Aviation Week was provided photographs of the first Freedom Trainer prototype. Collaboratively developed by Sierra Nevada Corporation (SNC) and Turkish Aerospace Industries (TAI), the Freedom Trainer is being pitched for the U.S. Air Force’s (USAF) T-X lead-in fighter-trainer (LIFT) tender.
SNC and TAI designed the Freedom Trainer to be a relatively low-cost solution both in terms of acquisition and life-cycle maintenance. Built with an all-composite airframe and fully digital fly-by-wire flight control system, the Freedom Trainer is powered by two Williams International FJ44-4M turbofan engines, each with a thrust output of 16.01 kN, cruise speed of 833.4 km/h and range of 3,700 km.
The Freedom Trainer was designed to fulfill the T-X’s core requirements, including the 6.5g-7.5g sustained turn and high angle-of-attack. However, SNC and TAI are aiming to differentiate the Freedom Trainer from its competition on the basis of noticeably lower acquisition and maintenance costs.
To control cost and complexity, SNC and TAI will omit weaponization from the Freedom Trainer. Instead, the Freedom Trainer will digitally simulate air warfare experiences. Likewise, the Freedom Trainer utilizes open architecture for subsystems integration, low-cost engines and off-the-shelf components (COTS).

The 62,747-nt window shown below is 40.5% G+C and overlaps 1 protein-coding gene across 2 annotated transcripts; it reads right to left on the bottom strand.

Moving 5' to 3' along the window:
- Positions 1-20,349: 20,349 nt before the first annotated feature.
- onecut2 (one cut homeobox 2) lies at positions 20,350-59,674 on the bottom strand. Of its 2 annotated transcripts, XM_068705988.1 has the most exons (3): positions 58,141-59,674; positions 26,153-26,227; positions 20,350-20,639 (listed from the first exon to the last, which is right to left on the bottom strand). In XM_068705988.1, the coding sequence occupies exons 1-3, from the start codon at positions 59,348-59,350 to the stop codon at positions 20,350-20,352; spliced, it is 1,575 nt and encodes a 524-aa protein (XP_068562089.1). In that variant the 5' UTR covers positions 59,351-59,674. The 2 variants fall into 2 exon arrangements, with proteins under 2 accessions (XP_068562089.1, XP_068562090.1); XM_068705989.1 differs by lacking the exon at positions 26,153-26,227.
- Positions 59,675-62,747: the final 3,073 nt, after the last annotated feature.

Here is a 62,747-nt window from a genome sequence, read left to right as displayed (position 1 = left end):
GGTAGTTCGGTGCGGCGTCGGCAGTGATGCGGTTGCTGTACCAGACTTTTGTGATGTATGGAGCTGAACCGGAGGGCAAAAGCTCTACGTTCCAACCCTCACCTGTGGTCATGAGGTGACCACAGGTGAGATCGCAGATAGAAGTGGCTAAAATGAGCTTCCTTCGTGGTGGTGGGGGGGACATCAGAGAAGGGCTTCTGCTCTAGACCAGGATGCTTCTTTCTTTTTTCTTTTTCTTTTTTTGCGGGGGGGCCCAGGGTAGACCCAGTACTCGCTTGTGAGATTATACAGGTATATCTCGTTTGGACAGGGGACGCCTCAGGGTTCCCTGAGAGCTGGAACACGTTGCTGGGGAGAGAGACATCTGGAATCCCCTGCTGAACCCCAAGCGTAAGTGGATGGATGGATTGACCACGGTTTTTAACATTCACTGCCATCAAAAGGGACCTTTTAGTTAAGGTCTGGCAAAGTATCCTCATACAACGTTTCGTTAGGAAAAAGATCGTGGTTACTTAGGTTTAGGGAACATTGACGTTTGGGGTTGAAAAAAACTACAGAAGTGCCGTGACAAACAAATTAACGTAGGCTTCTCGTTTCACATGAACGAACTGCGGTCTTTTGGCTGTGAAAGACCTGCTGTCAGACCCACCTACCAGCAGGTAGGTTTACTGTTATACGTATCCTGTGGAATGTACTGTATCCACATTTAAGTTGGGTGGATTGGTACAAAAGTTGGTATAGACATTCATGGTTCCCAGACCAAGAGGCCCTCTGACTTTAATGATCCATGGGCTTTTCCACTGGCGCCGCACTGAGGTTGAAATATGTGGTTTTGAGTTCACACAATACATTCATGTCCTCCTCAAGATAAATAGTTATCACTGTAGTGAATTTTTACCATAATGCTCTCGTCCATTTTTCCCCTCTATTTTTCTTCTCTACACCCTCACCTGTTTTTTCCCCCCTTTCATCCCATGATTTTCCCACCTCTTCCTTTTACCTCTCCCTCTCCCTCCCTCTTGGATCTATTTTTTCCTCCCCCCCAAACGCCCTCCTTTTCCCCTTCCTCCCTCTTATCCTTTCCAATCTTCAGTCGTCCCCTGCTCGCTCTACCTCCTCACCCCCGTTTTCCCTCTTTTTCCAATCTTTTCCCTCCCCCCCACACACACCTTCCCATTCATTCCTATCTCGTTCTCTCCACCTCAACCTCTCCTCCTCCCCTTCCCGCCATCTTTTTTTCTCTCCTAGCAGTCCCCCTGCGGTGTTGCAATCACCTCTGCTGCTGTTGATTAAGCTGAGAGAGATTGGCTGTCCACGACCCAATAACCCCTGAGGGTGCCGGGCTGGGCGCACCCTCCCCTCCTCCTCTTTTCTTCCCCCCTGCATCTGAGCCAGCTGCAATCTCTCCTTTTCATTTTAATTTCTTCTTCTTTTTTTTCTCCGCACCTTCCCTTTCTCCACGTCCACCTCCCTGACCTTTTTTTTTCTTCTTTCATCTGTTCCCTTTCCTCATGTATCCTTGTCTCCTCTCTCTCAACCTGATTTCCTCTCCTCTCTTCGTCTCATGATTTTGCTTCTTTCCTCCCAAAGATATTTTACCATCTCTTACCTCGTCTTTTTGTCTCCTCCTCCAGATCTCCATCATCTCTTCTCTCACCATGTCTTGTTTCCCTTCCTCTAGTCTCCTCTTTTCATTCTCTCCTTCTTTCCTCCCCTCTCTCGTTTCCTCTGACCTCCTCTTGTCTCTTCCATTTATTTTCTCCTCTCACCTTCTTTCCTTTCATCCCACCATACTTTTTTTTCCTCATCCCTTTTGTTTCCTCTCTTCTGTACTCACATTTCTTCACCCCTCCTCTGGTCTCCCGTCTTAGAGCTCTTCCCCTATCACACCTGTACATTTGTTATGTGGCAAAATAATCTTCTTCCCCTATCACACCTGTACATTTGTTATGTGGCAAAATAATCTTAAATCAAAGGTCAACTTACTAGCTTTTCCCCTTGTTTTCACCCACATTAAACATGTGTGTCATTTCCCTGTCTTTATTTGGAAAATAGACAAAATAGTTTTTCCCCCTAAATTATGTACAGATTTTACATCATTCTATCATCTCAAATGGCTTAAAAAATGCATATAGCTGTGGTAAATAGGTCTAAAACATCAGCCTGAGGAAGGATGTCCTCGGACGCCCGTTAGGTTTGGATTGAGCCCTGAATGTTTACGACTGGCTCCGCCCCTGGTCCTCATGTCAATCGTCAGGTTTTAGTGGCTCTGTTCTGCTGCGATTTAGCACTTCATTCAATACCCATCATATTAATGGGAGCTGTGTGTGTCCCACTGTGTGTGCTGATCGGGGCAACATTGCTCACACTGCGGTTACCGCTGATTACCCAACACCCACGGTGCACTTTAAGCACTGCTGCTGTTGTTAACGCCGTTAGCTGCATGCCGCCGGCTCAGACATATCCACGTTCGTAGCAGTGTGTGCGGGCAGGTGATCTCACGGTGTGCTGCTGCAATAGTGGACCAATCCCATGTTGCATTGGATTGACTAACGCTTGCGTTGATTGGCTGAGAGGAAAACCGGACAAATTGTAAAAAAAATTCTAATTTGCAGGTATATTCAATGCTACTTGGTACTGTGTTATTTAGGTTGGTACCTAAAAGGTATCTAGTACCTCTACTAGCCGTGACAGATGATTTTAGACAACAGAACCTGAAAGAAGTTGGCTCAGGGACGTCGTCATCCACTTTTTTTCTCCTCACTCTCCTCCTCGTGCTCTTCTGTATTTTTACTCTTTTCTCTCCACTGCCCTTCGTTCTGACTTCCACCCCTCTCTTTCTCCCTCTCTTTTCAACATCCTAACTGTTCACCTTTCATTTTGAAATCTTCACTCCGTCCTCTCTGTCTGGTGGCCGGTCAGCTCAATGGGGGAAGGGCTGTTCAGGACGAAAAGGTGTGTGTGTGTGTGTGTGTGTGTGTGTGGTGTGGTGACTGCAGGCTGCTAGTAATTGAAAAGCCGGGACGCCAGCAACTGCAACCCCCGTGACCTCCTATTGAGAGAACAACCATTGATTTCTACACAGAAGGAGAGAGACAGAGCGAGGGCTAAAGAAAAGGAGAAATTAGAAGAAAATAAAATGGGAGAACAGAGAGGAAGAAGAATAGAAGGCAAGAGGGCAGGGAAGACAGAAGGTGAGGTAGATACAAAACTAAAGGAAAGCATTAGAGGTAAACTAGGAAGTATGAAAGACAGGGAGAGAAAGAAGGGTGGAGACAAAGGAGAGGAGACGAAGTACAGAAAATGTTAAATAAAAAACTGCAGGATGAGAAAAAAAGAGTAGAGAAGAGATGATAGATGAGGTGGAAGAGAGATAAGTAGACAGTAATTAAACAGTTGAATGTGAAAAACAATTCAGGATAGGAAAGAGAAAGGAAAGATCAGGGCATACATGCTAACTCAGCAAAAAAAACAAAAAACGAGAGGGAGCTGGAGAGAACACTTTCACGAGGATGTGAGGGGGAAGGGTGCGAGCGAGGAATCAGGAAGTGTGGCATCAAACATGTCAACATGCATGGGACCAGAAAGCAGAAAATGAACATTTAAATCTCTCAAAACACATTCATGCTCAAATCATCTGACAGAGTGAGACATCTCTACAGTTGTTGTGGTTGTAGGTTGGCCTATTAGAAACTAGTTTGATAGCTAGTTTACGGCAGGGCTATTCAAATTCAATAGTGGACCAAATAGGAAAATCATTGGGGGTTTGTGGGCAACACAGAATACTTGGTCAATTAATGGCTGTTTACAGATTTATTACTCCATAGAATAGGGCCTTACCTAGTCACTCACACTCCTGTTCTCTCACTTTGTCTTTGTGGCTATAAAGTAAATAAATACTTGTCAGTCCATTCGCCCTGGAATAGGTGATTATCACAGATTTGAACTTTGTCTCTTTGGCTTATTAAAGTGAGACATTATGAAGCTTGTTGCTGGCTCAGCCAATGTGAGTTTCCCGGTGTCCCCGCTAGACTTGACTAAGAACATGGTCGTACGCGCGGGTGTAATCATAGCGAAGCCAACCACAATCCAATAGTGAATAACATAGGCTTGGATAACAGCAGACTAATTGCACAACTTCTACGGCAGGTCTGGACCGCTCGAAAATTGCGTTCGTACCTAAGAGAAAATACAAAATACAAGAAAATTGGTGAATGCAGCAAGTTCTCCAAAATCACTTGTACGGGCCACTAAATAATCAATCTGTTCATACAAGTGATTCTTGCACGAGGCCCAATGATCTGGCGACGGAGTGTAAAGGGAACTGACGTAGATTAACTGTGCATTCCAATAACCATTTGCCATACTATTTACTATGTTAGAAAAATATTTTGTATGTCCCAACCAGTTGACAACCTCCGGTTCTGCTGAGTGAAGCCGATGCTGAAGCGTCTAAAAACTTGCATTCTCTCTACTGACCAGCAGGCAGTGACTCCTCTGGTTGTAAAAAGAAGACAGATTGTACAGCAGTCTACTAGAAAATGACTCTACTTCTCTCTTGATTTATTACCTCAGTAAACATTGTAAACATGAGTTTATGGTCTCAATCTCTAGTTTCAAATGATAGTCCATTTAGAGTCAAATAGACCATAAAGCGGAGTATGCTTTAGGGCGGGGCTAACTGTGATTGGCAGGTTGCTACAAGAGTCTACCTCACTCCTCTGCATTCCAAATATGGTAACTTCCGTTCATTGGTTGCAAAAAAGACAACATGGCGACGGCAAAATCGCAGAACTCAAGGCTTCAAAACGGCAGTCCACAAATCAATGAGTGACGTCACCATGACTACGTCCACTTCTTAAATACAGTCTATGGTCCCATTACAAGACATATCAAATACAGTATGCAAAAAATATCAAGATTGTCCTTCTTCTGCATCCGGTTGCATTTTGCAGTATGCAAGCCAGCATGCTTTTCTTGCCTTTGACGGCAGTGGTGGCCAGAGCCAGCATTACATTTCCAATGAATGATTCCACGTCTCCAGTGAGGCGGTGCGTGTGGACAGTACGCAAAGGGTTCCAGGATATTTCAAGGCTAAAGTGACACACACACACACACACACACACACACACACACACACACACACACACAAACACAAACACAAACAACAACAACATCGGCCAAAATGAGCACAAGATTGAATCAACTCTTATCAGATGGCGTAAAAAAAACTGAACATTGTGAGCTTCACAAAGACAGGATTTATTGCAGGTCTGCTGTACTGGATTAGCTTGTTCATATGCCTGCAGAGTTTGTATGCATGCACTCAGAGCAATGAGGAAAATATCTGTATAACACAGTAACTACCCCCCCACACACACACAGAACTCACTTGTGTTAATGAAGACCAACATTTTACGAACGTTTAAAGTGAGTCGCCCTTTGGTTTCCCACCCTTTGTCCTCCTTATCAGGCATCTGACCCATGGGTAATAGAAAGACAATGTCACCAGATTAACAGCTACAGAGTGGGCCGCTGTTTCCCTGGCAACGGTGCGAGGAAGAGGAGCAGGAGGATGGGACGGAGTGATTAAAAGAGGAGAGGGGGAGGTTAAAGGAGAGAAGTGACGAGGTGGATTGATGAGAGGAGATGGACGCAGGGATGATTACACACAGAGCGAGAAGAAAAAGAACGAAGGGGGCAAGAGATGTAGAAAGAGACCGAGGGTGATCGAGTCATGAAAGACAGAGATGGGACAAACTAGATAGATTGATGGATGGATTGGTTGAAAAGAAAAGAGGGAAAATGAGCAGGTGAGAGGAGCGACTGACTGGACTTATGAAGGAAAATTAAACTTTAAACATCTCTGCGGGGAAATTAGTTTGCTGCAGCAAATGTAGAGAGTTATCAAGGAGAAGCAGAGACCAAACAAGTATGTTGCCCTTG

“In this day of tight budgets and looming operations and sustainment bow waves, it only makes sense for the Air Force to spend less up-front so they can save more over the life cycle, which is why this training system makes so much sense,” said SNC CEO Fatih Ozmen to Aviation Week in 2016.
In August, TAI’s CEO Temel Kotil announced that TAI was developing a jet-powered trainer – designated the “Hürjet” – to complement the Hürkuş trainer. Kotil did not specifically mention the SNC-TAI project, but the Freedom Trainer is likely to be a leading proposal for the Hürjet. The TAI Hürjet will take aim at the Turkish Air Force’s aging T-38 Talon trainers in the advanced training and fighter conversion roles. (http://quwa.org)